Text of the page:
WIth other people, the info is accurate, including zip code and phone area code.

 

As I stated in an earlier post the Whois Database lists my IP address as owned by AT&T in Richardson TX.  From the web site you used my location is wrong, my zip code is wrong, etc.  The only thing they had right was the area code which is not hard here as most of west MI has the same area code. 


Those data miner guys work in collaboration with vendors who supply other bits of info.
In time, they correlate your e-mail address with your name, IP Address, geographic location, etc.

Please explain how you think that the "data miner guys" and "vendors" are able to obtain my email address tied to my IP address and geograpich location.  It's not fesable unless your talking about NSA and they've got better things to do than trying too look up Joe Blow's email/IP correlation. 

 

e.g. Google maintains all search words used from an IP Address.
So you say you have been using the same IP Address for years? :smileyhappy:

Never said I used my IP address for years.

 

How much info will that reveal about you?

Like I said before my IP address reveals nothing about me.  It's just a number, among millions of others out there. 

 

And people are willing to pay for that info.

Please give us specifics.  Your talking in generalities.   I have a good friend who works for Nielsen Media Research and I am well aware of what is tracked as far as Internet usage and web browsing.


Interesting cases:
Someone (customer support) at AOL(?) started selling customer credit card info sometime ago.
I also head of a case where a customer/tech support person started selling info of certain subscribers to parties that paid him directly.
These parties were trying to locate (with criminal intent) a person using his IP address.

Again you are talking about someone here who has done something illegal.  In this type of situation court orders are obtained to get the required information.  AOL, AT&T or any other ISP does not just hand it over. 

 

IP data mining in regards to web usage has been going on for years.  It is done with IP addresses and in no way points back to any personal information about you.  If you are not doing anything illegal, you have nothing to worry about.  The people in black helecopters are not coming after you.  Honest!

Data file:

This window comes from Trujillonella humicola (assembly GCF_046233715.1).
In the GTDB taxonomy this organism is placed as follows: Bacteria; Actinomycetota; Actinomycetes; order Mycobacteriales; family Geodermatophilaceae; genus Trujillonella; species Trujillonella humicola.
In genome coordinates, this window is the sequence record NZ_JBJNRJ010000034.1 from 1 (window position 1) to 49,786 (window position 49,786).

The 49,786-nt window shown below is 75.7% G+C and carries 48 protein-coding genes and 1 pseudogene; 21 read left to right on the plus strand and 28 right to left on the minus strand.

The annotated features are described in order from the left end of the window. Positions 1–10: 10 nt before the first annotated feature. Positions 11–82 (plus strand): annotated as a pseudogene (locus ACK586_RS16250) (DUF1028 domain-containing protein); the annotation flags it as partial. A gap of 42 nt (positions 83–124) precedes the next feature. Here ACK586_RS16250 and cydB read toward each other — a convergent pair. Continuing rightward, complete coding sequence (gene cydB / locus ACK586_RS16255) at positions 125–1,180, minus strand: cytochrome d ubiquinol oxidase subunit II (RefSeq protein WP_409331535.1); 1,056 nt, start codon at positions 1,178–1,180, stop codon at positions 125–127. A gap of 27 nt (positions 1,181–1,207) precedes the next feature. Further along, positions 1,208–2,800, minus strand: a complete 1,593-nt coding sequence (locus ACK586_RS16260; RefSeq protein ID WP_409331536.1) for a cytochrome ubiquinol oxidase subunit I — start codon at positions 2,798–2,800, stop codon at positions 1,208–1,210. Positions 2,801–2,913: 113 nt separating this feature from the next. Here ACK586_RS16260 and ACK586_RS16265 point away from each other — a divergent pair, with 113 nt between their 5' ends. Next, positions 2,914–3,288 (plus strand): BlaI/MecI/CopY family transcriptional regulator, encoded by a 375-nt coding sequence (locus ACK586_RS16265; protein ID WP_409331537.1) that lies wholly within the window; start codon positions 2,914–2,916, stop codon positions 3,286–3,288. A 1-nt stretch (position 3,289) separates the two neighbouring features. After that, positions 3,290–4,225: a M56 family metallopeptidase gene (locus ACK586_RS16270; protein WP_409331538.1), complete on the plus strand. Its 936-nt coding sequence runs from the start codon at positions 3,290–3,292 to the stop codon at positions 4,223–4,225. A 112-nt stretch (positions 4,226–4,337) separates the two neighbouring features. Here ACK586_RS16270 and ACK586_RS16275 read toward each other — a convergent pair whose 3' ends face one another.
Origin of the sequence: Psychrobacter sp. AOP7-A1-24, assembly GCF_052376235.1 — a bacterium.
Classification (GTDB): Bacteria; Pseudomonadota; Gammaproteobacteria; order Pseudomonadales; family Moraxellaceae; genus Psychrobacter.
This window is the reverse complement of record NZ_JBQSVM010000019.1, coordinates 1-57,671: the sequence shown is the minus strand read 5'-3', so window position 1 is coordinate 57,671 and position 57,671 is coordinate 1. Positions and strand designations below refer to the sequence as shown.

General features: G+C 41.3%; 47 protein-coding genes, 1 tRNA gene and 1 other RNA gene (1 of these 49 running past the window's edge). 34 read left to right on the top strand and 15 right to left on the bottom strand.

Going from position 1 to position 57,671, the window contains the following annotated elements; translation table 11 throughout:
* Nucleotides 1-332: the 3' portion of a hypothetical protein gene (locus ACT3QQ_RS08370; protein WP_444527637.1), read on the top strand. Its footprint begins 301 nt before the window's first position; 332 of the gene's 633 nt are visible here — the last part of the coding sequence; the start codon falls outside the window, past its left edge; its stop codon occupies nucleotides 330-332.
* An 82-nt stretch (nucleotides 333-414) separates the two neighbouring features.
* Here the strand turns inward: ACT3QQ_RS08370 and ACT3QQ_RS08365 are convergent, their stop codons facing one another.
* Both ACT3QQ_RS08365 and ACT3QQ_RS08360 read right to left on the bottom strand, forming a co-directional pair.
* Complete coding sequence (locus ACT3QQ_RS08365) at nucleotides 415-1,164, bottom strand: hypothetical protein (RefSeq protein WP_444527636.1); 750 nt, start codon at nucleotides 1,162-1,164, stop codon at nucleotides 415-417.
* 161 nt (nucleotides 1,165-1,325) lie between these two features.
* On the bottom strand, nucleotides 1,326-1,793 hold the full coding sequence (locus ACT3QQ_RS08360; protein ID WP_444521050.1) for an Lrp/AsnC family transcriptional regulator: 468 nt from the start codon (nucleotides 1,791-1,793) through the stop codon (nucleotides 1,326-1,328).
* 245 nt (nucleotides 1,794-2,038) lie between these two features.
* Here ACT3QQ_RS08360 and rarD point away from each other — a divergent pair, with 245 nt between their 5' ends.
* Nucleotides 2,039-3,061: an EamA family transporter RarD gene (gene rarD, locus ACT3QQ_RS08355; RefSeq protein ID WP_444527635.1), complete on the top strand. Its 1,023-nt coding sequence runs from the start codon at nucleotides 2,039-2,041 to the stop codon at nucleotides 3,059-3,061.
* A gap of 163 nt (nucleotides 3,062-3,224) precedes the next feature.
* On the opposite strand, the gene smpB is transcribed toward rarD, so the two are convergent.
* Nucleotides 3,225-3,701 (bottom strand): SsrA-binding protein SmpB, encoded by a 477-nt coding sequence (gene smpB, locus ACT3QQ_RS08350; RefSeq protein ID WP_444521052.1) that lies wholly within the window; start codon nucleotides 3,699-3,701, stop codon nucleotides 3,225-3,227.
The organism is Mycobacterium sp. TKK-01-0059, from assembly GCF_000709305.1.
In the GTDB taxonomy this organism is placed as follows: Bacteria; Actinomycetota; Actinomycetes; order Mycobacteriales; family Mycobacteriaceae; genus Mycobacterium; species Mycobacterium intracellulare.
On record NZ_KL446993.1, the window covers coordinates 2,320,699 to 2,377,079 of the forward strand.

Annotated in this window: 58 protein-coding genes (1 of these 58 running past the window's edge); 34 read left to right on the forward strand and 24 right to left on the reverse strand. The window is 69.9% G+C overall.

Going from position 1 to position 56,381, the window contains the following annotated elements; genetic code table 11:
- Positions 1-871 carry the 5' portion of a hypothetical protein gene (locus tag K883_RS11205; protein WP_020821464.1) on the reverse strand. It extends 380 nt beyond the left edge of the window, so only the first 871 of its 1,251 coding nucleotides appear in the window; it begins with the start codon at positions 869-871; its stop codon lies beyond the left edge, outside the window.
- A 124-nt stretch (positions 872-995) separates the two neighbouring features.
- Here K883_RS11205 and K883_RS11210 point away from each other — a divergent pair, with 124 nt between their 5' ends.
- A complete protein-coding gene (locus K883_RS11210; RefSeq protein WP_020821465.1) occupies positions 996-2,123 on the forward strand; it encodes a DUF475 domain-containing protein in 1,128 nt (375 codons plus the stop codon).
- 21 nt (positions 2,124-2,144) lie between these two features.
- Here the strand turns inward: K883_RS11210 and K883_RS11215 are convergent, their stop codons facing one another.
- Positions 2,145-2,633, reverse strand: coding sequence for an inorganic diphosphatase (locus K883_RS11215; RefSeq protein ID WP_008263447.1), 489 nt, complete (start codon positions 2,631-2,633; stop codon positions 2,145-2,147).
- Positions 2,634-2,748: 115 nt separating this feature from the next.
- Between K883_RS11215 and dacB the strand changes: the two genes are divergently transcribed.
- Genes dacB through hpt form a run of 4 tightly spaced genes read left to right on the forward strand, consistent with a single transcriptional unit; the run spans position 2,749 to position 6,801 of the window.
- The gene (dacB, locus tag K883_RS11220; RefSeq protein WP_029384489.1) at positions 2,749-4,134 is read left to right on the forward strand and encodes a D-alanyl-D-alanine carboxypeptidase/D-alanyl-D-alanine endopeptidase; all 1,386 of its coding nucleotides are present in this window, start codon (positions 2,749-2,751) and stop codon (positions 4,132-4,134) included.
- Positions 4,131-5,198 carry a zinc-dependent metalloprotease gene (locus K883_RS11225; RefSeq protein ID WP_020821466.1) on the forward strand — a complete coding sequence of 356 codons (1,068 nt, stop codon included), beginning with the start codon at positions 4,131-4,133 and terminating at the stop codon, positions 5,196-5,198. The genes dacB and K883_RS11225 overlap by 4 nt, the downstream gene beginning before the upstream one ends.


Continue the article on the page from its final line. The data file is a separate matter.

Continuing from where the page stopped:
Re: Importance of changing IP Addresses

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ACE - Expert

Remember about a year ago a user posted 4 or 5 IP address mapping websites. Well the first one put me in Ohio, next one in western MI, same w/ the next.  The last two popped right on my address here on the east side of metro Detroit.  One even had my ATT address identifier of F-2R, second floor right from the front in the 4 family apt buiding I live in. :smileyvery-happy:


Chris

______________________________________________________________________

Please NO SD stretch-o-vision or 480 SD HD Channels
1-800-983-2811 to avoid Mr. Voice Recognition
Your Results May Vary, In My Humble Opinion
I Call It Like I See It, Simply a U-verse user, nothing more

Remember about a year ago a user posted 4 or 5 IP address mapping websites. Well the first one put me in Ohio, next one in western MI, same w/ the next.  The last two popped right on my address here on the east side of metro Detroit.  One even had my ATT address identifier of F-2R, second floor right from the front in the 4 family apt buiding I live in. :smileyvery-happy:


Chris

______________________________________________________________________

Please NO SD stretch-o-vision or 480 SD HD Channels
1-800-983-2811 to avoid Mr. Voice Recognition
Your Results May Vary, In My Humble Opinion
I Call It Like I See It, Simply a U-verse user, nothing more

*The views and opinions expressed on this forum are purely my own. Any product claim, statistic, quote, or other representation about a product or service should be verified with the manufacturer, provider, or party.

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mibrnsurg wrote:

Remember about a year ago a user posted 4 or 5 IP address mapping websites. Well the first one put me in Ohio, next one in western MI, same w/ the next.  The last two popped right on my address here on the east side of metro Detroit.  One even had my ATT address identifier of F-2R, second floor right from the front in the 4 family apt buiding I live in. :smileyvery-happy:


Chris

______________________________________________________________________

Please NO SD stretch-o-vision or 480 SD HD Channels
1-800-983-2811 to avoid Mr. Voice Recognition
Your Results May Vary, In My Humble Opinion
I Call It Like I See It, Simply a U-verse user, nothing more


I was raised on the east side.

 

 


mibrnsurg wrote:

Remember about a year ago a user posted 4 or 5 IP address mapping websites. Well the first one put me in Ohio, next one in western MI, same w/ the next.  The last two popped right on my address here on the east side of metro Detroit.  One even had my ATT address identifier of F-2R, second floor right from the front in the 4 family apt buiding I live in. :smileyvery-happy:


Chris

______________________________________________________________________

Please NO SD stretch-o-vision or 480 SD HD Channels
1-800-983-2811 to avoid Mr. Voice Recognition
Your Results May Vary, In My Humble Opinion
I Call It Like I See It, Simply a U-verse user, nothing more


I was raised on the east side.

 

*The views and opinions expressed on this forum are purely my own. Any product claim, statistic, quote, or other representation about a product or service should be verified with the manufacturer, provider, or party.

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That web site was somewhat close.  It had me in the same county.  Nothing there that I'm worried about.